Count number of changes needed to make. This problem is similar to:
- On HackerRank:
You must split it [a string] into two contiguous substrings, then determine the minimum number of characters to change to make the two substrings into anagrams of one another.
One string is an anagram of another if they have the same number of each character, not necessarily in the same
order - for example
abcc is an anagram of
accb and vice-versa.
ab is composed of
b, and exchanging
is enough to create an anagram - ie 1 change of letter is enough.
abc is not possible to create anagrams of because it cannot be split.
poeq requires 2 changes, to create an anagram, for example to
eoeo and so forth.
Test cases in Scala
Algorithm in Scala
43 lines of Scala (compatible versions 2.13 & 3.0).
Once we split a string into 2 parts, we are left with 2 strings. Number of changes required is effectively the number of characters that are not in common.
If we're counting a "difference" between two "sets", then we need a set differentiation operation. But this set is of a particular type - we have counters, so in fact it is a Map-like type. There is a name for it and it is a MultiSet (I discovered this while working out a solution for this problem). (this is © from www.scala-algorithms.com)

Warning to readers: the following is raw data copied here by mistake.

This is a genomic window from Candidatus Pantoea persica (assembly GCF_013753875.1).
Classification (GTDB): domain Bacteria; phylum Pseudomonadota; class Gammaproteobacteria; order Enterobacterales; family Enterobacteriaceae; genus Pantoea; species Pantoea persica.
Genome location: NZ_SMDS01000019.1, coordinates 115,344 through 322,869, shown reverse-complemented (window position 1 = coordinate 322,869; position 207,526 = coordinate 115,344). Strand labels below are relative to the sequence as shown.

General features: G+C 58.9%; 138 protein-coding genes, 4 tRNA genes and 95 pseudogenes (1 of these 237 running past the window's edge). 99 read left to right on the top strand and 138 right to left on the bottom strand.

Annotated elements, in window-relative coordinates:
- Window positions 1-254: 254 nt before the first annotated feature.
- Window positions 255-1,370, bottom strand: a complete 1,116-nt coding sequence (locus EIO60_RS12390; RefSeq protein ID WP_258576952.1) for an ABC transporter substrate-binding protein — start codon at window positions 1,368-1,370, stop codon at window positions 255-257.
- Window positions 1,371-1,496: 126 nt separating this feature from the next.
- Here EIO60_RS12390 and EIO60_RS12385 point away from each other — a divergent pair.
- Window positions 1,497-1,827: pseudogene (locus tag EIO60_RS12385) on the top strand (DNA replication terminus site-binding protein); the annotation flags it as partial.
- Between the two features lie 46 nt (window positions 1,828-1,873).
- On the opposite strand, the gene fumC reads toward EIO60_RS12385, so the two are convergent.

Scala concepts & Hints
'collect' allows you to use Pattern Matching, to filter and map items.
foldLeft and foldRight
A 'fold' allows you to perform the equivalent of a for-loop, but with a lot less code.
The 'Option' type is used to describe a computation that either has a result or does not. In Scala, you can 'chain' Option processing, combine with lists and other data structures. For example, you can also turn a pattern-match into a function that return an Option, and vice-versa!
Pattern matching in Scala lets you quickly identify what you are looking for in a data, and also extract it.
Stack safety is present where a function cannot crash due to overflowing the limit of number of recursive calls.
This function will work for n = 5, but will not work for n = 2000 (crash with java.lang.StackOverflowError) - however there is a way to fix it :-)
In Scala Algorithms, we try to write the algorithms in a stack-safe way, where possible, so that when you use the algorithms, they will not crash on large inputs. However, stack-safe implementations are often more complex, and in some cases, overly complex, for the task at hand.
.viewsyntax creates a structure that mirrors another structure, until "forced" by an eager operation like .toList, .foreach, .forall, .count.